About Amplify Sports and Entertainment

Amplify Sports and Entertainment specializes in maximizing clients’ investments in sports, lifestyle and entertainment sponsorship. Through strategic insight, Amplify builds brands by customizing compelling, relevant and memorable marketing programs that drive sales by establishing a deeper, more emotional bond with target consumers. Proprietary tools, the Sponsorship Snapshot™ and the Sponsorship Amplifier™, offer the industry the most comprehensive resources for evaluating return on sponsorship marketing investments. Clients include: ABSOLUT® VODKA, Allergan, Inc., American Bass Anglers, Business Clubs of America (Philadelphia), BOTOX®, Champions Series, Cruzan® Rum, Everlast, Ford Models, Gardenburger, ING Direct, International Sports Properties, Level™ Vodka, Inc., Juvéderm™, Major League Soccer, National Grid, Nikon, Inc., Pepsi Bottling Group, SportsNet New York (SNY), Strike Ten Entertainment, Time Warner Center, USA Field Hockey, U. S. National Whitewater Center, United States Tennis Association, US Speedskating, Volkswagen of America and XanGo, LLC. For more information on Amplify Sports and Entertainment, LLC visit www.ampfirm.com.

About InsideOut Sports & Entertainment

InsideOut Sports + Entertainment is a New York City-based independent producer of proprietary events and promotions founded in 2004 by former world No. 1 and Hall of Fame tennis player Jim Courier and former SFX and Clear Channel executive Jon Venison. In 2005, InsideOut launched its signature property, the Outback Champions Series, a collection of tennis events featuring the greatest names in tennis over the age of 30. In addition, InsideOut produces many other successful events including “Legendary Night” exhibitions, charity events and tennis fantasy camps such as the annual “Ultimate Fantasy Camp”. Through 2008, InsideOut Sports + Entertainment events have raised over $4 million for charity. For more information, please log on to www.InsideOutSE.com or www.ChampionsSeriesTennis.com.

Olympus US Open Series Sixth Season Launches Today With The Indianapolis Tennis Champion

USTA

WHITE PLAINS, N.Y., July 20, 2009 – The USTA announced today the launch of the sixth season of the Olympus US Open Series, the six-week North American summer tennis season that links 10 ATP World Tour and Sony Ericsson WTA Tour summer tournaments to the US Open.  Since its inception in 2004, the six-week Olympus US Open Series has doubled television viewership and increased event attendance, while generating new corporate partnerships for the sport.  The full summer schedule is attached.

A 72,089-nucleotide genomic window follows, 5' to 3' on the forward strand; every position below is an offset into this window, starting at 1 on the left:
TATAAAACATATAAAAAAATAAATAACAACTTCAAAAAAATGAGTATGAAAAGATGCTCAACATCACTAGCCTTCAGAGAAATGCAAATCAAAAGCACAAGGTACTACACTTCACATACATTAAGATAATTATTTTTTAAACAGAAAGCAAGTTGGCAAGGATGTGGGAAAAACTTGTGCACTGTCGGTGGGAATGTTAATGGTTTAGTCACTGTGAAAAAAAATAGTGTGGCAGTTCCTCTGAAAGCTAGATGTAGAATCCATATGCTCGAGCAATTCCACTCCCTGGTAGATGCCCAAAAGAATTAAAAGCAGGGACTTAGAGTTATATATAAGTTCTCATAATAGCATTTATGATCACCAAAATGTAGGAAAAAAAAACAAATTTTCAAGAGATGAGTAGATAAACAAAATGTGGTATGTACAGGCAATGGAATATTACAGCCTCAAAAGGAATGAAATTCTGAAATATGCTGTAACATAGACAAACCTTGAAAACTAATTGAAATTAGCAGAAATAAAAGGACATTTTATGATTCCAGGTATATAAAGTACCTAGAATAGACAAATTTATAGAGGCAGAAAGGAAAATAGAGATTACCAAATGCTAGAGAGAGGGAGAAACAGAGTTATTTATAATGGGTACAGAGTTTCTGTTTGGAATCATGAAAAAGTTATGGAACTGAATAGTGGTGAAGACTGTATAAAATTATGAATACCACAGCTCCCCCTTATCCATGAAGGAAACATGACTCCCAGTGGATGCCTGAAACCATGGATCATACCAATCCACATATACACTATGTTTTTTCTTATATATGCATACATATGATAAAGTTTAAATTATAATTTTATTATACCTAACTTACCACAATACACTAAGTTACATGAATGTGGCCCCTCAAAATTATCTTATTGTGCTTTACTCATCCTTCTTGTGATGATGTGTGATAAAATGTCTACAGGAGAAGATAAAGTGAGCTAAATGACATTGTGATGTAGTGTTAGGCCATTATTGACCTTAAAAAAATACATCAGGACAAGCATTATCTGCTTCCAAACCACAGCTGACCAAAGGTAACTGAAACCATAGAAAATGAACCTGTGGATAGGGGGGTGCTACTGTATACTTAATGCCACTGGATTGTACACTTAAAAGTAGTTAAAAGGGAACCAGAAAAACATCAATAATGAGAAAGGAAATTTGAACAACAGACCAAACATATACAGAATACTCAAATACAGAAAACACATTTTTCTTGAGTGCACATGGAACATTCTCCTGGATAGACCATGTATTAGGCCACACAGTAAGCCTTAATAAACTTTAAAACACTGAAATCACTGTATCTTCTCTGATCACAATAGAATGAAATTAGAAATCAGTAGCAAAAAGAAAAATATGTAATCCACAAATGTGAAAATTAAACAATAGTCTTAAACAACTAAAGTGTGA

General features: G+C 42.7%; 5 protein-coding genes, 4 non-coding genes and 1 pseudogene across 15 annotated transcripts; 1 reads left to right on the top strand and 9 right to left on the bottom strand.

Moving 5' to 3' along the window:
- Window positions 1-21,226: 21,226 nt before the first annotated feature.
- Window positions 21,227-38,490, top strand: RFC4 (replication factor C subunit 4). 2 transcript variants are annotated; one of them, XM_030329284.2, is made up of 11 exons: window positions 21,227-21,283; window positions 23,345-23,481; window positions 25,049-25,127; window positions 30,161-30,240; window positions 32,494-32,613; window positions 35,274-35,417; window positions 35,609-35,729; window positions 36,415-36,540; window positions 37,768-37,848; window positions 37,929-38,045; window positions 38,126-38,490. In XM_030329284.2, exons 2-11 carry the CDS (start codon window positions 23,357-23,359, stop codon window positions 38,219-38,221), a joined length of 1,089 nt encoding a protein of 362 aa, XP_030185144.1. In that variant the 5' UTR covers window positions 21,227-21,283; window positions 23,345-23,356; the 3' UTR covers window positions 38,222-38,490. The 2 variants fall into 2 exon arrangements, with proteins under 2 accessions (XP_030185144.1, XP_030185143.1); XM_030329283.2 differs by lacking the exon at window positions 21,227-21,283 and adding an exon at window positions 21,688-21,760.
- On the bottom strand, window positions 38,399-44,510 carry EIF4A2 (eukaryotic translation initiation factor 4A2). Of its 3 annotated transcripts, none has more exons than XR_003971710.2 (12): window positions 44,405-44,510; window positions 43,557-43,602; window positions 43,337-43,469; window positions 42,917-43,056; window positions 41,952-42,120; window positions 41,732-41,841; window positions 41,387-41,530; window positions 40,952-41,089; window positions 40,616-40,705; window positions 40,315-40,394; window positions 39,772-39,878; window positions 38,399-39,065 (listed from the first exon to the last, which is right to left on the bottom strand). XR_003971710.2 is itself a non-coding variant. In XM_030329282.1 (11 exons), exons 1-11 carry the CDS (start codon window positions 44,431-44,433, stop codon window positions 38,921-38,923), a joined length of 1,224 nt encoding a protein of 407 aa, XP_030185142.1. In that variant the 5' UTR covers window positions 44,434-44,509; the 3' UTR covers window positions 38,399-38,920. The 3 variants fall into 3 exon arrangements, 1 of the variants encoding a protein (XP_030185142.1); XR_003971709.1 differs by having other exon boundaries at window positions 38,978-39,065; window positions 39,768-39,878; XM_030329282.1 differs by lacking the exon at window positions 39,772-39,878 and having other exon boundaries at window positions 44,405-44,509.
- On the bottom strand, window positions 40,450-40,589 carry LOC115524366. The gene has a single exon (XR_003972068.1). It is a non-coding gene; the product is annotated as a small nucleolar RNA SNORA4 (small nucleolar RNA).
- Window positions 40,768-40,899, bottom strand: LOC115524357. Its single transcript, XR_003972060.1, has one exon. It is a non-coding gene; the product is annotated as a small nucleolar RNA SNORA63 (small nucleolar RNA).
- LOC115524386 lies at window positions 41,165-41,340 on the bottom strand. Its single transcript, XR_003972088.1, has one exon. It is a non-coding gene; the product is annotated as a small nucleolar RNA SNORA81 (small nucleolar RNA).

Throughout the summer, the Series will feature more than 200 national television hours on ESPN2, CBS and Tennis Channel, highlighted by back-to-back men’s and women’s finals on Sundays on ESPN2 and select finals on CBS.  The Olympus US Open Series premieres Friday, July 24, with two hours on Tennis Channel, followed by four hours on ESPN2.  An additional seven hours of coverage on both networks will follow over the weekend, with the finals airing live on Sunday on ESPN2 beginning at 3 p.m. ET.

More than 200 of the game’s top players will compete during the Series for over $30 million in prize money.  Additionally, through the Olympus US Open Series Bonus Challenge, players will be competing for more than $2.6 million in potential bonus prize money.  Bonus prize money is awarded to the top three men and top three women in the Series based on their performance at the US Open.

Olympus, the Series’ inaugural sponsor, is continuing its partnership with the USTA as the title sponsor of the Series.  The Olympus US Open Series season will be supported by a multi-million dollar national marketing campaign, a redesigned OlympusUSOpenSeries.com website, and increased sponsor activation on both the national and local level.